Watch forests disappear (and occasionally reappear) in Google Earth

Posted by jamie — 4 July 2008 at 4:38pm - Comments

David Tryse's forest Google Earth layer

I've been playing around with Google Earth's KML spreadsheet as we're thinking of ideas we can contribute from the UK office to the Greenpeace layer in the Global Awareness section (recently added: highlights of our marine work), and I was checking out some of the showcased examples of good visual mapping done by other organisations. Amongst them, I came across this little beauty which visually represents the differing rates of deforestation around the world and it's quite, quite brilliant.

When the layer opens, the blocks of colour above (in some cases, towering above) each country representing how much forest cover each has lost between 1990 and 2005. Check out Brazil and Indonesia - they're colossal - but more surprising is that China has shown a 19.5 per cent increase, picked out in verdant green.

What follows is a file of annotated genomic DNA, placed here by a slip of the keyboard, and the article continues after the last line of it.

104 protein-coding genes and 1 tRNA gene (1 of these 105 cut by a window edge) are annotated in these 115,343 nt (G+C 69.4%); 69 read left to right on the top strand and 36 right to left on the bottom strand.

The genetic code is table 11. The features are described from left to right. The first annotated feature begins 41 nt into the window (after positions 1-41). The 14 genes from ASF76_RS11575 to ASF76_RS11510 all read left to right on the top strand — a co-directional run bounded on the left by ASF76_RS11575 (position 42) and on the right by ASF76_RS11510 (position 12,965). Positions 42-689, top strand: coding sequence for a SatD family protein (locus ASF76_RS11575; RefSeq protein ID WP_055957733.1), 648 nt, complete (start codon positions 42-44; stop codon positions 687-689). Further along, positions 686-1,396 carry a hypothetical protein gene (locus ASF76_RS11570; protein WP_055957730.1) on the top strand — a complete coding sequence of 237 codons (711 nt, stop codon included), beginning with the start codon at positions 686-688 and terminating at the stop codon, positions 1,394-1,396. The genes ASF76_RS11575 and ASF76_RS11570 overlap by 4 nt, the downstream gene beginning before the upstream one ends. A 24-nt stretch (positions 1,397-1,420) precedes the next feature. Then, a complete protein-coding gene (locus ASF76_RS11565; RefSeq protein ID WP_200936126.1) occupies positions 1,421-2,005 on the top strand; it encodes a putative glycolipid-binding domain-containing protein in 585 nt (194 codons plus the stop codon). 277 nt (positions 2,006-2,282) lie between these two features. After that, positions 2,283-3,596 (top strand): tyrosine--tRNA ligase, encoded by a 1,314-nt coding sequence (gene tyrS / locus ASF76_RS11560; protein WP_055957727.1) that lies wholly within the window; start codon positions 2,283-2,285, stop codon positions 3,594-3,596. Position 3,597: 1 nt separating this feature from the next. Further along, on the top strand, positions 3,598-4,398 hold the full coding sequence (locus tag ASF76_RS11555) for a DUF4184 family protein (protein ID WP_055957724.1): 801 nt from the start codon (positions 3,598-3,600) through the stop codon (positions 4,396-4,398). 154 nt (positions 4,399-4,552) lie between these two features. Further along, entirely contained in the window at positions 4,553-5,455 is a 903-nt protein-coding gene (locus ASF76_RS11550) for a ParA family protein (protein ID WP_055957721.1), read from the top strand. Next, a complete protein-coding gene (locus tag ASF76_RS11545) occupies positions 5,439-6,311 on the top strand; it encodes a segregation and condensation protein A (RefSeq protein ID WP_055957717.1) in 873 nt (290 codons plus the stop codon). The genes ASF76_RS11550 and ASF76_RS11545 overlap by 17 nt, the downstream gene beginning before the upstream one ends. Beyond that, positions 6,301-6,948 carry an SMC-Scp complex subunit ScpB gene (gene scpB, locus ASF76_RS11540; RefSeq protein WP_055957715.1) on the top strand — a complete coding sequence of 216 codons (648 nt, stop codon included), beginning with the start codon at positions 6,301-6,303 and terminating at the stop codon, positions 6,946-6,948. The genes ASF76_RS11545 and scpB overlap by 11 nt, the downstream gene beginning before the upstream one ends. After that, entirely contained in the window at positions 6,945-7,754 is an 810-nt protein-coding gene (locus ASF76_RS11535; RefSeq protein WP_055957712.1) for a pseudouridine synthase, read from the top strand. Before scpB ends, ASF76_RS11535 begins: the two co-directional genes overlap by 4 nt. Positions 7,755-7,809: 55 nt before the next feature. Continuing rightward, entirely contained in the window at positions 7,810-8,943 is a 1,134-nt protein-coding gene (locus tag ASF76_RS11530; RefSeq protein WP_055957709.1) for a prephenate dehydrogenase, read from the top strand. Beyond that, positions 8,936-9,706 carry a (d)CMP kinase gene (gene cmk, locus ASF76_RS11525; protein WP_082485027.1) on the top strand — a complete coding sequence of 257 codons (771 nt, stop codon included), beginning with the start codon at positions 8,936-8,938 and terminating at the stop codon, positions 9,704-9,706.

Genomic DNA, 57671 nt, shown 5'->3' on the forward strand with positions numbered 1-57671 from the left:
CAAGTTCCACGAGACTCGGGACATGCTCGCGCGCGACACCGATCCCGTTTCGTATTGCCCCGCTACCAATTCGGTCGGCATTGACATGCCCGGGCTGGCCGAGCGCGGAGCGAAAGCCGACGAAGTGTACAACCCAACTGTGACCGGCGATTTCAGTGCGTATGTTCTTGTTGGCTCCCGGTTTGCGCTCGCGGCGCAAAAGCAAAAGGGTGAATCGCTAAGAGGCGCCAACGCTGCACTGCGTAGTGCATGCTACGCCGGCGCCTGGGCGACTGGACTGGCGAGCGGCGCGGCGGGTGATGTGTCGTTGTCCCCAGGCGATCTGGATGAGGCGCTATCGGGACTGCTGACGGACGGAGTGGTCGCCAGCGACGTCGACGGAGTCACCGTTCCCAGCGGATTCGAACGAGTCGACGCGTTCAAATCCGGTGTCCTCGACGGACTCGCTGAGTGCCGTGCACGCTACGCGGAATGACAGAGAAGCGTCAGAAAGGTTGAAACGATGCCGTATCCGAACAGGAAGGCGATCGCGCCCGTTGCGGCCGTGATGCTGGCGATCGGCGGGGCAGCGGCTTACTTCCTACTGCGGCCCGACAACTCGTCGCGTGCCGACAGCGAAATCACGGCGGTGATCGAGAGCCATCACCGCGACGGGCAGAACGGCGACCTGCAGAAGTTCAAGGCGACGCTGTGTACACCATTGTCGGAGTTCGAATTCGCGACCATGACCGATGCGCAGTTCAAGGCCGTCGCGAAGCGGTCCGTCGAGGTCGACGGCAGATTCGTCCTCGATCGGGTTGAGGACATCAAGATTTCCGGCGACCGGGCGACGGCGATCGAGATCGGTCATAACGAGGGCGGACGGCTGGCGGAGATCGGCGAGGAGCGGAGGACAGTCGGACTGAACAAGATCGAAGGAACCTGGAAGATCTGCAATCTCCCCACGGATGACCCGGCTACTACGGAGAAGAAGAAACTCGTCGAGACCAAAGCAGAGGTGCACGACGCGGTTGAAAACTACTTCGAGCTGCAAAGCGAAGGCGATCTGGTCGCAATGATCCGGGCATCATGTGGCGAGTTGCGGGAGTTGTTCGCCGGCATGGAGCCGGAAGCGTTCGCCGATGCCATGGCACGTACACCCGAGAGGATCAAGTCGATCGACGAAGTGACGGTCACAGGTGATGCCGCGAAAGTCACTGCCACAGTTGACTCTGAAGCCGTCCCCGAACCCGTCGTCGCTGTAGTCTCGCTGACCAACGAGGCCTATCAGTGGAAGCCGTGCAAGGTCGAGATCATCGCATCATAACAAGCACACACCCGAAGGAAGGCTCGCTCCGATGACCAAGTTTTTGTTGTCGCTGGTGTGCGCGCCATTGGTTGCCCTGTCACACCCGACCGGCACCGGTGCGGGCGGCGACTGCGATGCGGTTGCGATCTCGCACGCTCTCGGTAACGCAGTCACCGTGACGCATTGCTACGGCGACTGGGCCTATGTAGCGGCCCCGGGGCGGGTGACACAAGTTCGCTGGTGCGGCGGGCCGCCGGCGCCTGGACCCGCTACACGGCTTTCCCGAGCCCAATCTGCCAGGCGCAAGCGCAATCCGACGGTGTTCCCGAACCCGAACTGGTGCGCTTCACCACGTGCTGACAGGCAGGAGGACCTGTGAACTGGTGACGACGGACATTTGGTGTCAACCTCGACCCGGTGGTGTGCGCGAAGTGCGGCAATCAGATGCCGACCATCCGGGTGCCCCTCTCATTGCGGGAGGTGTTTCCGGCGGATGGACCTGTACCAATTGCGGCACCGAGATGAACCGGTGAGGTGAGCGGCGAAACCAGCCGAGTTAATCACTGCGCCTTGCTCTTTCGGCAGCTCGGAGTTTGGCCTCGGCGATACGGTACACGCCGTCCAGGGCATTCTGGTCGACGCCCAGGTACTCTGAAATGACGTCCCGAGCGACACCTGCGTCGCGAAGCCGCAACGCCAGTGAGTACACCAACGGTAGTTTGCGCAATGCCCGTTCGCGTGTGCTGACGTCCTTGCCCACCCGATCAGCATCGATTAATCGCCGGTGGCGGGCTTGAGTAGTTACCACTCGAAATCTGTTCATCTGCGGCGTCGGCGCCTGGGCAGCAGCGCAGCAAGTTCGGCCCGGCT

You can click on the pie charts for more detailed figures, and there's some very useful background information about the environmental impacts of deforestation including definitions of the different grades of forest cover that usually only make sense to scientists and senior campaigners. In fact, some of the data comes from the maps of remaining forest areas we produced a couple of years ago.

Play around with the different sub-layers as it's a wealth of great, if depressing, information, including a timeline showing which areas of Brazil have borne the brunt of rainforest loss - our two friends Mato Grosso and Pará rocket above the other regions. A big round of applause to David Tryse who created the layer - I'll be checking out his other Google Earth experiments soon.

About Jamie

I'm a forests campaigner working mainly on Indonesia. My personal mumblings can be found @shrinkydinky.

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